Rbf microfinance.png

All four MFIs have developed solar loans with better terms than conventional loans. These preferential conditions can be such as (1) simplified guarantee requirements by accepting the solar appliance itself as a collateral and (2) extending the repayment period to 24 to 36 months. The improved conditions made it easier for end-users to access financing for solar appliances, which they use to generate additional income and pay back the loans. As of June 2023, 37 credits have been granted through the support of the RBF mechanism. The successful experience of some of the end-users, who (thanks to the credit) were able to finance a solar powered irrigation system or a solar fridge, continues to draw interest from other potential users (for more information see case study on RBF-Mechanism for the Sale of Productive Equipment in Benin).

Intermediate Impact

One of the key impact areas of the intervention is building a competitive solar market in Benin that offers quality solar PUE appliances leveraging local financial resources. Thanks to GBE support, MFIs entered the market of finance for solar PUE appliances, gaining relevant knowledge, and developing in-house expertise on solar technologies. The financial incentives enabled the MFIs to offer loans with better terms and conditions, and thereby allowing end-users to overcome the initial capital barrier for buying solar PUE appliances. With access to finance, farmers and shop keepers are able to invest in PUE appliances that will eventually increase their income.In addition, the project established partnerships between MFIs and solar companies, which continue beyond the duration of the GBE-project. Some of these partnerships are extended to cover other applications of solar technologies such as solar kits for lighting and for charging cellphones / radios or operating televisions, as mentioned by one solar company.

Challenges in Project Implementation

The project implementation has faced several challenges, which the implementer was able to address appropriately. A challenge that occurred at the start of the project, consisted in a misalignment of the procedures and terms and conditions between the solar companies and the MFIs. For example, according to a representative of GBE Benin, MFIs do not finance start-up activities while solar companies are interested in selling and installing solar PUE appliances. The project team was able to address these challenges by facilitating and intensifying the dialogue between solar companies and MFIs. Moreover, there was a shortage of solar appliances supply at the beginning of the demonstration and marketing campaign, and it was difficult to organize solar water pumping demonstration events in urban centers where access to boreholes was difficult. Although boreholes are not necessary for demonstration of solar water pumps, farmers were asking for demonstration in “real working conditions”. Generally, MFIs’ lack of financial resources limits their possibilities for providing loans for PUE appliances. Nevertheless, they have started to see a strong business case for PUE appliances. By leveraging the concessional finance they receive from the GBE-project, MFIs can seek cheaper financing from international investors, especially targeting impact investors. Finally, there is the need for further support to MFIs to improve their procedures for assessing loan applications and to make these processes more efficient and customer friendly. For example, farmers usually do not have long-term plans for investments. Often, they decide to invest in solar water pumps only when they urgently need to irrigate their growing crop. MFIs could shorten the duration needed for processing loan requests. Another element is that interest rates are still high for the end-users (usually 24%).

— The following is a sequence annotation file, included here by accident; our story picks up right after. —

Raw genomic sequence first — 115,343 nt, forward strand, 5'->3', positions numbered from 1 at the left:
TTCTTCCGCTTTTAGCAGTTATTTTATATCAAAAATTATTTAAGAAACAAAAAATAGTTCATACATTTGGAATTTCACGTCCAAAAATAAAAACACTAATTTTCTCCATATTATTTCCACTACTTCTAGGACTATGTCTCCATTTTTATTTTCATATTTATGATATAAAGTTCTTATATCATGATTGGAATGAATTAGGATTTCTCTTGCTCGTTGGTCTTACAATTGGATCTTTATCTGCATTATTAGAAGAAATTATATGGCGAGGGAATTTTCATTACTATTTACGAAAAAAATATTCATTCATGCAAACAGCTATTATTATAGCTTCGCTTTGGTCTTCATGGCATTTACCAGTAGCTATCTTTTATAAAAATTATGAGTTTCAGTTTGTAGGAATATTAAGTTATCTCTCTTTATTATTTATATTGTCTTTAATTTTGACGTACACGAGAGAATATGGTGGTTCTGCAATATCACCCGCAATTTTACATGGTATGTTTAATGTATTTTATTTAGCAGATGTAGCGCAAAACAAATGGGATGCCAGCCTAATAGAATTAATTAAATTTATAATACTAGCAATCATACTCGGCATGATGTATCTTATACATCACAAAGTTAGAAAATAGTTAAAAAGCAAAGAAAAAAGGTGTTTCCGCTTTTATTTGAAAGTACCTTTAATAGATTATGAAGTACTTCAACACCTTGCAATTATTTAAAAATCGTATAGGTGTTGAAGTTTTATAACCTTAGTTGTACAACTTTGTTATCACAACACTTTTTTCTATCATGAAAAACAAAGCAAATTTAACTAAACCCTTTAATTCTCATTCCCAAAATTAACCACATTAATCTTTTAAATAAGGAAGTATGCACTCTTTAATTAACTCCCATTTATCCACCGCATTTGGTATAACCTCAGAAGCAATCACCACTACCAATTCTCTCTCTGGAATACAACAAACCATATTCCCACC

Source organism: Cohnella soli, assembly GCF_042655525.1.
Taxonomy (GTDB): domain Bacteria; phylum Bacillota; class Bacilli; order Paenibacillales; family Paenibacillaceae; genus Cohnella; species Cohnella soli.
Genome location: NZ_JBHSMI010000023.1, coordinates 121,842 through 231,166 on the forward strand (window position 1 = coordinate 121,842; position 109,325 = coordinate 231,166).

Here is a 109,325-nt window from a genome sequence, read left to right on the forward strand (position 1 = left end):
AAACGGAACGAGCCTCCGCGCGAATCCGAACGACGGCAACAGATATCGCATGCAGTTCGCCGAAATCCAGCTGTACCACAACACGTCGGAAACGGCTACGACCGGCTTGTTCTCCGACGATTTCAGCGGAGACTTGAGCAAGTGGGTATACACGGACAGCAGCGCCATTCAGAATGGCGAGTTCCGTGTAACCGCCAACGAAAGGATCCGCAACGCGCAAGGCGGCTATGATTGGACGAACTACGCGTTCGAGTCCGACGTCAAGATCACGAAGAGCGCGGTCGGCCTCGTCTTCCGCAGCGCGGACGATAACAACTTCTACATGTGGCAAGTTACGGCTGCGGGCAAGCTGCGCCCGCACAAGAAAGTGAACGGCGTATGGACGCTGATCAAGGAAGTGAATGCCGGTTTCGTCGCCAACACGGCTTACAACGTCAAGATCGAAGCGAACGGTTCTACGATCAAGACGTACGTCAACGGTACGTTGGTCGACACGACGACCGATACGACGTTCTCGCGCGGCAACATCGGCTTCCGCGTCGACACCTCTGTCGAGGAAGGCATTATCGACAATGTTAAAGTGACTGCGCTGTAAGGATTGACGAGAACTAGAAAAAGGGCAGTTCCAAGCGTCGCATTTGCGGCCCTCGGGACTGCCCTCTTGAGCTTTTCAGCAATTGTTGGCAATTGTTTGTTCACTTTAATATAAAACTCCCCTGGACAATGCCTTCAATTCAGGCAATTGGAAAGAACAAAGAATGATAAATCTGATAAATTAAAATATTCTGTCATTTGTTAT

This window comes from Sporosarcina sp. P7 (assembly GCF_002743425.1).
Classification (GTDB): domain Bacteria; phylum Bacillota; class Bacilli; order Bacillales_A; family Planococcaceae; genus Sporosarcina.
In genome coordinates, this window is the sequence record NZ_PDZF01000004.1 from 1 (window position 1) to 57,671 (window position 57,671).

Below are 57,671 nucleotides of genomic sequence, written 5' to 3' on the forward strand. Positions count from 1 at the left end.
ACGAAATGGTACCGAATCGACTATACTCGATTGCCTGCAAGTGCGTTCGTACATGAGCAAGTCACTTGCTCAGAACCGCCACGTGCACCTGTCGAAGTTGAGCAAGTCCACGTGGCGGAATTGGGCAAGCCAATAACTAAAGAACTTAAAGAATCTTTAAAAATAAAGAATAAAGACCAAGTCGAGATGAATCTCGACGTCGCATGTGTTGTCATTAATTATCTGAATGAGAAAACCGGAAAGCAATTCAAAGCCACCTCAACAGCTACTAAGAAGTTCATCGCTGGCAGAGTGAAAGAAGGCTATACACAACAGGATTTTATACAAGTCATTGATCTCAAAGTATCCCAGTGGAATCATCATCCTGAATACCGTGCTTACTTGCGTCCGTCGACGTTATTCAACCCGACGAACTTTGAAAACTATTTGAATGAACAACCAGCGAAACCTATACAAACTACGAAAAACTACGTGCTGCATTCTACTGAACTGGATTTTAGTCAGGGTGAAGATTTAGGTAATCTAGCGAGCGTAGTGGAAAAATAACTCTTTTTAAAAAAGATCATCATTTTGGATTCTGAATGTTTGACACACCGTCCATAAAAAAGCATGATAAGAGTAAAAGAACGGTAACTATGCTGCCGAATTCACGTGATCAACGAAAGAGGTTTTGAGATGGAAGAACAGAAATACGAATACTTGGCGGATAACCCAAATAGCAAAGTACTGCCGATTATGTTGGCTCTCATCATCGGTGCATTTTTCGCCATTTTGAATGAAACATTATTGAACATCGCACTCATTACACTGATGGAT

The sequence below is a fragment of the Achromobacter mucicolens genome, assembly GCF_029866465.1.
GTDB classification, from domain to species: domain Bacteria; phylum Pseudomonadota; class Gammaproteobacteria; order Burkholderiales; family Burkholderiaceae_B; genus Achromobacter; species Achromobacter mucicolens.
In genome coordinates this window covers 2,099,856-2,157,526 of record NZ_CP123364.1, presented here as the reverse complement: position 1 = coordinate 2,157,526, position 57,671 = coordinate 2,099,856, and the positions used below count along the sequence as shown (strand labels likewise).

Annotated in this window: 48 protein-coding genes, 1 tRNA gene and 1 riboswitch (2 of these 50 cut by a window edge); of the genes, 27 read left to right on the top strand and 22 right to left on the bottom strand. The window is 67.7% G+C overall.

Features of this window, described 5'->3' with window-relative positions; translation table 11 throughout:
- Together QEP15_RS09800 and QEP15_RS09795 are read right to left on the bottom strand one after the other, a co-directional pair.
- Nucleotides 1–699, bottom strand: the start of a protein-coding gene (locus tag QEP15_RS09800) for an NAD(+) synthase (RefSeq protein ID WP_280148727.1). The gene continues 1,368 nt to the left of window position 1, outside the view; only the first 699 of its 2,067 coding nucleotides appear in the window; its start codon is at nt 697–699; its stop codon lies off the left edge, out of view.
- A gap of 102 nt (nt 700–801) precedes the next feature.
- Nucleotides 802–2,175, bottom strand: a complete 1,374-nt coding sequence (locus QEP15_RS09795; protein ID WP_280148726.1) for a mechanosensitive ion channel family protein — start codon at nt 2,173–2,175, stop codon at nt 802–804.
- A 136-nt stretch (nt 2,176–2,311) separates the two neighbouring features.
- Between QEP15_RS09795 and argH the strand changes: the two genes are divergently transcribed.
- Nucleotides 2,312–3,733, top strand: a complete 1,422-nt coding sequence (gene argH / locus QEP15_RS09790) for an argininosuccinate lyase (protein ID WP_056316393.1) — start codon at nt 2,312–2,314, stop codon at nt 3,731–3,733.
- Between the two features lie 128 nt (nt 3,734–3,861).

Lessons Learned

The project has demonstrated that the RBF approach shows strong potential in supporting the MFIs in entering the market to provide financing for solar PUE appliances. The partnerships between solar companies and the MFIs open up further possibilities for the two sectors to create synergies, for MFIs to expand their loan portfolio and for solar companies to serve a larger rural population.